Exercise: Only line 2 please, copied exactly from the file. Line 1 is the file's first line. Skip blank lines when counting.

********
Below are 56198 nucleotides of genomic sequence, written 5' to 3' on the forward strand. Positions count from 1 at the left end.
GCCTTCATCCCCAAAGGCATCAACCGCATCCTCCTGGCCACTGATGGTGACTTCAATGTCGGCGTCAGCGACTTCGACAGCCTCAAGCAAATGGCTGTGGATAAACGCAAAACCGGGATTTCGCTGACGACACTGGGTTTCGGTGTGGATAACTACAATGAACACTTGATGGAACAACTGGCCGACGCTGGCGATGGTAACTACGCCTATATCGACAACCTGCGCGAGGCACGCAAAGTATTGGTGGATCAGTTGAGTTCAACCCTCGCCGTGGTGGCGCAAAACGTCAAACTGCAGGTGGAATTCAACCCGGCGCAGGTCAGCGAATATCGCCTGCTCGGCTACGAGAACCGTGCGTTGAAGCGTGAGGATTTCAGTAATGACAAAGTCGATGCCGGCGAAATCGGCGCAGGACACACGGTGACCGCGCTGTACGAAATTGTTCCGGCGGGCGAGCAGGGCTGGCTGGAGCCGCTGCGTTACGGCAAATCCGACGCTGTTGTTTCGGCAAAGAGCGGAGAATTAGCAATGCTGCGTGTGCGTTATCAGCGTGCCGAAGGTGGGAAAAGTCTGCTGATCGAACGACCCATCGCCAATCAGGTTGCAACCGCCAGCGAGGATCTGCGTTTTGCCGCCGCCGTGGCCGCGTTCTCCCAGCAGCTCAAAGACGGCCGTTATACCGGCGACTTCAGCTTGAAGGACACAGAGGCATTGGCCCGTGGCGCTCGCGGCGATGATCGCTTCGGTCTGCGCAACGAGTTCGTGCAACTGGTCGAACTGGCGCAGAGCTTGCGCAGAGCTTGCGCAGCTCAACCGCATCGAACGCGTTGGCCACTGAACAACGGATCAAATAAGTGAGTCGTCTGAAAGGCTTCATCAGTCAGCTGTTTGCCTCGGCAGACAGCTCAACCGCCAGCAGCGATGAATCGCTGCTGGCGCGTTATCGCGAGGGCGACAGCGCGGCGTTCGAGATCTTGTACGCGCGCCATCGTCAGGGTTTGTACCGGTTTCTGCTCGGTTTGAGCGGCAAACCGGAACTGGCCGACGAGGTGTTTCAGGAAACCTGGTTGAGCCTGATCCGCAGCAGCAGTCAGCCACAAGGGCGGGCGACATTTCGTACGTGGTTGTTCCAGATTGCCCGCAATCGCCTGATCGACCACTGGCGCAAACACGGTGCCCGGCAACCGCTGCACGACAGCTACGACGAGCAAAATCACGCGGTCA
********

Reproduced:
GCCTTCATCCCCAAAGGCATCAACCGCATCCTCCTGGCCACTGATGGTGACTTCAATGTCGGCGTCAGCGACTTCGACAGCCTCAAGCAAATGGCTGTGGATAAACGCAAAACCGGGATTTCGCTGACGACACTGGGTTTCGGTGTGGATAACTACAATGAACACTTGATGGAACAACTGGCCGACGCTGGCGATGGTAACTACGCCTATATCGACAACCTGCGCGAGGCACGCAAAGTATTGGTGGATCAGTTGAGTTCAACCCTCGCCGTGGTGGCGCAAAACGTCAAACTGCAGGTGGAATTCAACCCGGCGCAGGTCAGCGAATATCGCCTGCTCGGCTACGAGAACCGTGCGTTGAAGCGTGAGGATTTCAGTAATGACAAAGTCGATGCCGGCGAAATCGGCGCAGGACACACGGTGACCGCGCTGTACGAAATTGTTCCGGCGGGCGAGCAGGGCTGGCTGGAGCCGCTGCGTTACGGCAAATCCGACGCTGTTGTTTCGGCAAAGAGCGGAGAATTAGCAATGCTGCGTGTGCGTTATCAGCGTGCCGAAGGTGGGAAAAGTCTGCTGATCGAACGACCCATCGCCAATCAGGTTGCAACCGCCAGCGAGGATCTGCGTTTTGCCGCCGCCGTGGCCGCGTTCTCCCAGCAGCTCAAAGACGGCCGTTATACCGGCGACTTCAGCTTGAAGGACACAGAGGCATTGGCCCGTGGCGCTCGCGGCGATGATCGCTTCGGTCTGCGCAACGAGTTCGTGCAACTGGTCGAACTGGCGCAGAGCTTGCGCAGAGCTTGCGCAGCTCAACCGCATCGAACGCGTTGGCCACTGAACAACGGATCAAATAAGTGAGTCGTCTGAAAGGCTTCATCAGTCAGCTGTTTGCCTCGGCAGACAGCTCAACCGCCAGCAGCGATGAATCGCTGCTGGCGCGTTATCGCGAGGGCGACAGCGCGGCGTTCGAGATCTTGTACGCGCGCCATCGTCAGGGTTTGTACCGGTTTCTGCTCGGTTTGAGCGGCAAACCGGAACTGGCCGACGAGGTGTTTCAGGAAACCTGGTTGAGCCTGATCCGCAGCAGCAGTCAGCCACAAGGGCGGGCGACATTTCGTACGTGGTTGTTCCAGATTGCCCGCAATCGCCTGATCGACCACTGGCGCAAACACGGTGCCCGGCAACCGCTGCACGACAGCTACGACGAGCAAAATCACGCGGTCA